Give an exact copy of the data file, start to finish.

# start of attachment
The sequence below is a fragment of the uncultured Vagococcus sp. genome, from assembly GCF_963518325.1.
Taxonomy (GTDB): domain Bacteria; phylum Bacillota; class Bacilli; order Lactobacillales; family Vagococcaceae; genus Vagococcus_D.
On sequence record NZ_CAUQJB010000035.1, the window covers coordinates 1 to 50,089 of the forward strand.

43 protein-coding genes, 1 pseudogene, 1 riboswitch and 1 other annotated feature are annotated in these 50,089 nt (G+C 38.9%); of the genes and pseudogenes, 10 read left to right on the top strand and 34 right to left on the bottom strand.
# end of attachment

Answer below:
The sequence below is a fragment of the uncultured Vagococcus sp. genome, from assembly GCF_963518325.1.
Taxonomy (GTDB): domain Bacteria; phylum Bacillota; class Bacilli; order Lactobacillales; family Vagococcaceae; genus Vagococcus_D.
On sequence record NZ_CAUQJB010000035.1, the window covers coordinates 1 to 50,089 of the forward strand.

43 protein-coding genes, 1 pseudogene, 1 riboswitch and 1 other annotated feature are annotated in these 50,089 nt (G+C 38.9%); of the genes and pseudogenes, 10 read left to right on the top strand and 34 right to left on the bottom strand.